Holiday Sweets That Are Bad For the Teeth
It’s that time of year and nothing says Happy Holidays like the deluge of sweets that we are inevitably confronted with from, albeit well-wishing, friends and family. Though they have the best intentions, they bombard your mouth with snack after snack of teeth-staining, bacteria-loving, plaque-building goodness. How do we say no to a pie made with love … and all that sticky sugar?
Well the good news is we don’t have to completely abstain from our traditions for the sake of good dental hygiene. Just taking some extra precautions can help counter the ill-effects of your yummy choices.
If you do partake in any of these naughty (yet oh-so-good!) holiday favorites, understanding how they attack your teeth can help remind you to brush more frequently and drink plenty of water in between.
The Naughty List
It’s common knowledge that red wine stains your teeth but did you know that white wine is just as bad? The acidity in all wines will wear away at your teeth leaving small holes and cracks that allow staining to occur. White wine, though we may think is safer than red wine for stains, actually leaves your teeth a brownish-red color. It’s important to drink water in between sips of wine, or indeed anything acidic. You should also wait to brush your teeth for about 30 minutes to an hour after eating or drinking anything acidic.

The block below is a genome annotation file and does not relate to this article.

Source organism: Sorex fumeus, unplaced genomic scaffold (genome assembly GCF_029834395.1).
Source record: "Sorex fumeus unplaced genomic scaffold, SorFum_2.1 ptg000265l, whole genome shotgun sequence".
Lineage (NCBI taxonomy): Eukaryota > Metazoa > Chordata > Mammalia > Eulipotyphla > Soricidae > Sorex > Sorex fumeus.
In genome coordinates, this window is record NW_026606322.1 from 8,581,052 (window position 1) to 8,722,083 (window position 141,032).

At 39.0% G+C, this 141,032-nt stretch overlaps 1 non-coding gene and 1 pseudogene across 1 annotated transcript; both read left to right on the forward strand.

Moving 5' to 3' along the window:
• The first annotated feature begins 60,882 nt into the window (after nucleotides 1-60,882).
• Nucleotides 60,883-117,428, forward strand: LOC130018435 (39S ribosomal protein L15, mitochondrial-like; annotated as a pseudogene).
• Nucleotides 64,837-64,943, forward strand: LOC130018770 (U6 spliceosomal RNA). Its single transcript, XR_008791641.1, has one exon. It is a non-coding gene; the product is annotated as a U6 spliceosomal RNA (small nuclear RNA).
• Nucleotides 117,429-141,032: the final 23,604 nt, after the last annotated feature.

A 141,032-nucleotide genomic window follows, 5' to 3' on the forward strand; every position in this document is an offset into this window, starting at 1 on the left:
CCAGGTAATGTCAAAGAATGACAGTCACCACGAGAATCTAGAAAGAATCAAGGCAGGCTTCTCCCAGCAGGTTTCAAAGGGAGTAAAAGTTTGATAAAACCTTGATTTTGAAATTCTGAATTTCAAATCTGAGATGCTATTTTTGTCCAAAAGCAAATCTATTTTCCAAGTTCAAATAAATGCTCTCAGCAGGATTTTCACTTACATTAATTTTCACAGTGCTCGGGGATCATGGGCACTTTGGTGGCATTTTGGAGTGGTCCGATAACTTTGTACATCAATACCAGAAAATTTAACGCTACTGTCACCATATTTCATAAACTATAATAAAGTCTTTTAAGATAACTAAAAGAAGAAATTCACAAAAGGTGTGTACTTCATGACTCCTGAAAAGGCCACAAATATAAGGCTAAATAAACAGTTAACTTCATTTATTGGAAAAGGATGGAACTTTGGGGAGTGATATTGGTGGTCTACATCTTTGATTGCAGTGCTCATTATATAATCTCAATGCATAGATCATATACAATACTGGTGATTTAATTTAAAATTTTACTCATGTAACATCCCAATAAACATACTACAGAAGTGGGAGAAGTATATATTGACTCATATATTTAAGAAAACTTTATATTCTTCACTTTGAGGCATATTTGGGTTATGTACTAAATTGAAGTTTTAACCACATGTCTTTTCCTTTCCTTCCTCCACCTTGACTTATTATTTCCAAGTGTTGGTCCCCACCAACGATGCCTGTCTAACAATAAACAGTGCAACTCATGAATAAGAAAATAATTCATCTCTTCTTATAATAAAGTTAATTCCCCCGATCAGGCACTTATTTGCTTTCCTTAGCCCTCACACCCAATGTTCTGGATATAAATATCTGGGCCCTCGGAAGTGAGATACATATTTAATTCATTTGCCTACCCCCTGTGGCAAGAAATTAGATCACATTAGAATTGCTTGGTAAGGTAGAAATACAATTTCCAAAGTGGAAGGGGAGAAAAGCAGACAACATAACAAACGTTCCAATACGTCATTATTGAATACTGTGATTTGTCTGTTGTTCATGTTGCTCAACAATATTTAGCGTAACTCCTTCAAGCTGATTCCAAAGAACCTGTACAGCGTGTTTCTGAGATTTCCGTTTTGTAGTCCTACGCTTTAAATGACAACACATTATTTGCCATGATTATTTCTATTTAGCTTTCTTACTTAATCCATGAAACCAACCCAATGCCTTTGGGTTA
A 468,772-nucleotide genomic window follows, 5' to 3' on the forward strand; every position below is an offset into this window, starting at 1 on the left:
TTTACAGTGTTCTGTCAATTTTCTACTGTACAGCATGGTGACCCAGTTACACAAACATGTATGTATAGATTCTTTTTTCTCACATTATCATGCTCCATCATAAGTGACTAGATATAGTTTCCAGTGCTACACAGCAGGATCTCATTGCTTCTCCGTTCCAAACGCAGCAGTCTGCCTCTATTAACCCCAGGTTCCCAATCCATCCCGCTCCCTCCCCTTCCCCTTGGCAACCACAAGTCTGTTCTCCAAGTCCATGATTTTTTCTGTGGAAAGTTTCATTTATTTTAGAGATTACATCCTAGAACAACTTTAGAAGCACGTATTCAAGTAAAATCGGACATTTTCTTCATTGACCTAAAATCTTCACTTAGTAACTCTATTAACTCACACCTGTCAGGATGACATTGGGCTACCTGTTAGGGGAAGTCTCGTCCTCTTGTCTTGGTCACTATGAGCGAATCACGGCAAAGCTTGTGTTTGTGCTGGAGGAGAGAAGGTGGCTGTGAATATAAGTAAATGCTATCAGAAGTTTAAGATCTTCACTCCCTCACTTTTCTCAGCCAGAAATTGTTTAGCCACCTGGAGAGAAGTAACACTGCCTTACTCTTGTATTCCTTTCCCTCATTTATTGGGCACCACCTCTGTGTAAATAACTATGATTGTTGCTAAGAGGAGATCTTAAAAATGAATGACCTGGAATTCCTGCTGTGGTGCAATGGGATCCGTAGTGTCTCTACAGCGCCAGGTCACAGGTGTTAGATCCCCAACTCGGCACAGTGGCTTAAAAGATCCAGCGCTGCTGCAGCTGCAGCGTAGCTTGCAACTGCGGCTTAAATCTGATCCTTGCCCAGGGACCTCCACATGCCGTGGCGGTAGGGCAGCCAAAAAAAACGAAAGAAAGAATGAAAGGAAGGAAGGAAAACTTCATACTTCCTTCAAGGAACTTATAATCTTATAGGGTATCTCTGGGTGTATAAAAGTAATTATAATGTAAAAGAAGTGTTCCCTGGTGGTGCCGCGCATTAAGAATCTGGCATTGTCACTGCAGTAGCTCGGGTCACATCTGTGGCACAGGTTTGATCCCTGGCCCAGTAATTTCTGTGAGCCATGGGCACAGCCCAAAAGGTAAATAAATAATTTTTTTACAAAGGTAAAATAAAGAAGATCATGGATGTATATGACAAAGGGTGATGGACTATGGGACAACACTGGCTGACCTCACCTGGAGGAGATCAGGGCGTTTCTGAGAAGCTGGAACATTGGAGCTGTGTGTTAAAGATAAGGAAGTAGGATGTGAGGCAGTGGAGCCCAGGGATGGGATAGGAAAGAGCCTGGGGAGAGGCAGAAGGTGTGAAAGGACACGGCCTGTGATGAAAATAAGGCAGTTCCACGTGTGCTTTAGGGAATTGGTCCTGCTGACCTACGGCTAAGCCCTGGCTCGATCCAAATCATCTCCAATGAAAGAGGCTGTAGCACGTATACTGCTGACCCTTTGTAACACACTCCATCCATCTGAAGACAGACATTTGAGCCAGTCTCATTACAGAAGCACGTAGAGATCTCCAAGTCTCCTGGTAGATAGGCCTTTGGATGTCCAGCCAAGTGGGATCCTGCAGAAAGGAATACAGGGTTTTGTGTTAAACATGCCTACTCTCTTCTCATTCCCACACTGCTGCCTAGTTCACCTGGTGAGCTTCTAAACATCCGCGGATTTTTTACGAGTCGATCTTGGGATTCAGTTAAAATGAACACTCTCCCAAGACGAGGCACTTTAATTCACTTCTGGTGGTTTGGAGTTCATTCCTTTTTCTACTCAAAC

Crackers are good at sticking around in your mouth, which is bad news for your teeth if you don’t take action. Bacteria thrive wherever food lives too long so brushing, flossing and drinking water are the keys here. Make sure that you rinse your mouth well with water until you have time to brush and floss away the little bits that stick around.
This is one of the stickier pies that will land on your plate this season. Though all pies are built around the culinary celebration of the greatest ingredient known to man – sugar – pecan pies have a much more sticky consistency that make it especially bad for your teeth. Try drinking water with this dessert and again, brushing and flossing are more important than ever.
Dr. Hall’s advice, try to remember that anything sticky and sugary or acidic are the big no-no’s this season. This means soda, hard candy, figgy pudding, fruit cake, and so many others. Water, brushing and flossing, as always, are the way to combat these. Want to go a step further for the sake of your healthy teeth and gums? Schedule a cleaning now to start the New Year off right.